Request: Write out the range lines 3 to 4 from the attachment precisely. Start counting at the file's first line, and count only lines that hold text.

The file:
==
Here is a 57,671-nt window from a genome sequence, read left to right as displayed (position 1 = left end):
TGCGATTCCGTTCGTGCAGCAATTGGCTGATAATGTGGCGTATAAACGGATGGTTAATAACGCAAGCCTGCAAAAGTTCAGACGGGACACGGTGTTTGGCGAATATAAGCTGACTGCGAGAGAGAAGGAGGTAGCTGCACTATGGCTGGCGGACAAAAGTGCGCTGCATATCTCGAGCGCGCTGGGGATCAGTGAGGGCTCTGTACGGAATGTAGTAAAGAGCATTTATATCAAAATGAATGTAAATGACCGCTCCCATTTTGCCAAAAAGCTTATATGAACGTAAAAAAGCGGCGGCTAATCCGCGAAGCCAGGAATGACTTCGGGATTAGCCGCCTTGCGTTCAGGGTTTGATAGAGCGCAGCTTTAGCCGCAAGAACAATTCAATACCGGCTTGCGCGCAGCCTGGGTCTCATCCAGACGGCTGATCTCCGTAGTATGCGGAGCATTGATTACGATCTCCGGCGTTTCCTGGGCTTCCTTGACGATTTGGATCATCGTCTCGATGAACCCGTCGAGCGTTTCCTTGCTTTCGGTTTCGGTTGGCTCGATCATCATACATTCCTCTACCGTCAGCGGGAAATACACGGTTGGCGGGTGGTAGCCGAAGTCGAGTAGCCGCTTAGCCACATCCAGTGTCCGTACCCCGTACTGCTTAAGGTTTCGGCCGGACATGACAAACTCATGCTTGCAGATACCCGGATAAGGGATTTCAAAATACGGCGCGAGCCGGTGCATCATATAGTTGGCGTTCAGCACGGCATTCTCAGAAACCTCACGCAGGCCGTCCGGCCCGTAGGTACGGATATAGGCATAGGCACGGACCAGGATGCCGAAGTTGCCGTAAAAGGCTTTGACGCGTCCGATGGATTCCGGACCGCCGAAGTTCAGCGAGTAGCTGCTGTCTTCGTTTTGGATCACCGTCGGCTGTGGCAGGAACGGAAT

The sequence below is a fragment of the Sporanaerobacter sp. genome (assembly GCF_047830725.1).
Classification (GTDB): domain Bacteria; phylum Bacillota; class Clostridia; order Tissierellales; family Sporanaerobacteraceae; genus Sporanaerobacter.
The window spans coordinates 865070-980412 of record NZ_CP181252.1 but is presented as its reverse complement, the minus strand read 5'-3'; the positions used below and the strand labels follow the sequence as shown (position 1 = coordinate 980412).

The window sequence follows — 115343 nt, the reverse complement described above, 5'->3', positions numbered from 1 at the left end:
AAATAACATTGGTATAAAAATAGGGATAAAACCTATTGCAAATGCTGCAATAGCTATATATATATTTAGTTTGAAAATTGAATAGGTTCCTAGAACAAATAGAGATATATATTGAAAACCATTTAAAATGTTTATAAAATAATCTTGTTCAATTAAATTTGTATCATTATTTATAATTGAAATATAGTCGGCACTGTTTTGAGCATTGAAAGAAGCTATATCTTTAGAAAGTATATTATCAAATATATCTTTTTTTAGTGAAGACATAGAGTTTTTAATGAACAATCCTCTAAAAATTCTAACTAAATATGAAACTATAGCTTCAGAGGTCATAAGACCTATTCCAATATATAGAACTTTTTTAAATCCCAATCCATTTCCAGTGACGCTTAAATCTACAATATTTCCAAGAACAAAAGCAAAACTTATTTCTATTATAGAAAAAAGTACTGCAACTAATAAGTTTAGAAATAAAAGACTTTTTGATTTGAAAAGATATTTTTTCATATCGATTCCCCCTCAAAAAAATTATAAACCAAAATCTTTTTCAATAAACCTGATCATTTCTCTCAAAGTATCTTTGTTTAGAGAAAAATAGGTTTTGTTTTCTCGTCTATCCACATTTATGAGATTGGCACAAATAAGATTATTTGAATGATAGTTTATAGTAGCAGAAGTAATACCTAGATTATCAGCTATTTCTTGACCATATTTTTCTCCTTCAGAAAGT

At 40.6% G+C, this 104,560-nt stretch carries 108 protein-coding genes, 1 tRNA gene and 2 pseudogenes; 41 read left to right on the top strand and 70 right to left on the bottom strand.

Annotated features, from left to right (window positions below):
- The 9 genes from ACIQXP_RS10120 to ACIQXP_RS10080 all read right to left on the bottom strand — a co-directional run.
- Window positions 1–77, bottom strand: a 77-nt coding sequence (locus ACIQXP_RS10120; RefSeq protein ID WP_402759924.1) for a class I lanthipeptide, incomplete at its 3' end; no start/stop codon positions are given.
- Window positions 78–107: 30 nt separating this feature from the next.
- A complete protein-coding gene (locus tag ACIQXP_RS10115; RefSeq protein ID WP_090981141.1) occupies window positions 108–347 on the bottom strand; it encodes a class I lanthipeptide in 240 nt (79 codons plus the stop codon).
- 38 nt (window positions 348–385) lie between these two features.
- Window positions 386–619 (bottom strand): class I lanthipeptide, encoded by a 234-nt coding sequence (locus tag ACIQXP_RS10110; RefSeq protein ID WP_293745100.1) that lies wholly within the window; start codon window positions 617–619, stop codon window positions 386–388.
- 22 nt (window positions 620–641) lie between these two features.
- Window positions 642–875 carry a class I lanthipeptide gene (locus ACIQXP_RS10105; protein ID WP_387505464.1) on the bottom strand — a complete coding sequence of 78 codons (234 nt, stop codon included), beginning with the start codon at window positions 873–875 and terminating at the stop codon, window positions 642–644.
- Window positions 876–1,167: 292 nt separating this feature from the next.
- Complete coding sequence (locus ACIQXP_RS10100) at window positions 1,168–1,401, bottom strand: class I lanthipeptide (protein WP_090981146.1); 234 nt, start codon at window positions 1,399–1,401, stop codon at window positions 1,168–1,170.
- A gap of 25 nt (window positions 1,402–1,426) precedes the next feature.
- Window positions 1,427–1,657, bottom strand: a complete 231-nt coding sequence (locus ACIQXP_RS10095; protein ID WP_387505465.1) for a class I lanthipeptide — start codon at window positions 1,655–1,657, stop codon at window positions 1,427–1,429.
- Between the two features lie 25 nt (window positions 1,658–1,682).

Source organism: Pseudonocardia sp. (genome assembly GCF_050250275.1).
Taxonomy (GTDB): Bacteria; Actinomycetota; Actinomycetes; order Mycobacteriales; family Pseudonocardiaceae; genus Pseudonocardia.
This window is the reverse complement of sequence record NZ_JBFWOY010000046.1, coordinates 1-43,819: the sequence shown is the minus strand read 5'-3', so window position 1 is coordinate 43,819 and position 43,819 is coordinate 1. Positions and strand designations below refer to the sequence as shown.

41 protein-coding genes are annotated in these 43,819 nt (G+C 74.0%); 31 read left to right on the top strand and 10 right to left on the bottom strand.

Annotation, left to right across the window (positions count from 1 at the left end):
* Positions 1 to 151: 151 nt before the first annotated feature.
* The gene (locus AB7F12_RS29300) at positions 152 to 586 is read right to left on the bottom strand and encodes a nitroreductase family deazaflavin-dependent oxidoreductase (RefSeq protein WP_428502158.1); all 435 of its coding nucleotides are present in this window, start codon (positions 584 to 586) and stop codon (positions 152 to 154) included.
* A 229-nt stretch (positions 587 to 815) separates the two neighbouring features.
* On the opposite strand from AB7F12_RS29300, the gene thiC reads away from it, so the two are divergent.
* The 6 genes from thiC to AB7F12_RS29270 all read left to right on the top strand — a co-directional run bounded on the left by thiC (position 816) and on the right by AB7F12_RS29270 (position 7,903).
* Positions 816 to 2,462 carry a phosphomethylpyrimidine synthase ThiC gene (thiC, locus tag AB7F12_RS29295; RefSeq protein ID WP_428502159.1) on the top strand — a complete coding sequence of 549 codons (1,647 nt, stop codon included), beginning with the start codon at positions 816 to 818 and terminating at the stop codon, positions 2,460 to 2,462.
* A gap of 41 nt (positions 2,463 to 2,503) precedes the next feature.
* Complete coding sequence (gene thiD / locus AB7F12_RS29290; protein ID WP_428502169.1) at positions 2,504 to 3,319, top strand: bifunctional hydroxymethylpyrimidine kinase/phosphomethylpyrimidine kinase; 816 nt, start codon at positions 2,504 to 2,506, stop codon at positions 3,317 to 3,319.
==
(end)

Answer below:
The sequence below is a fragment of the Sporanaerobacter sp. genome (assembly GCF_047830725.1).
Classification (GTDB): domain Bacteria; phylum Bacillota; class Clostridia; order Tissierellales; family Sporanaerobacteraceae; genus Sporanaerobacter.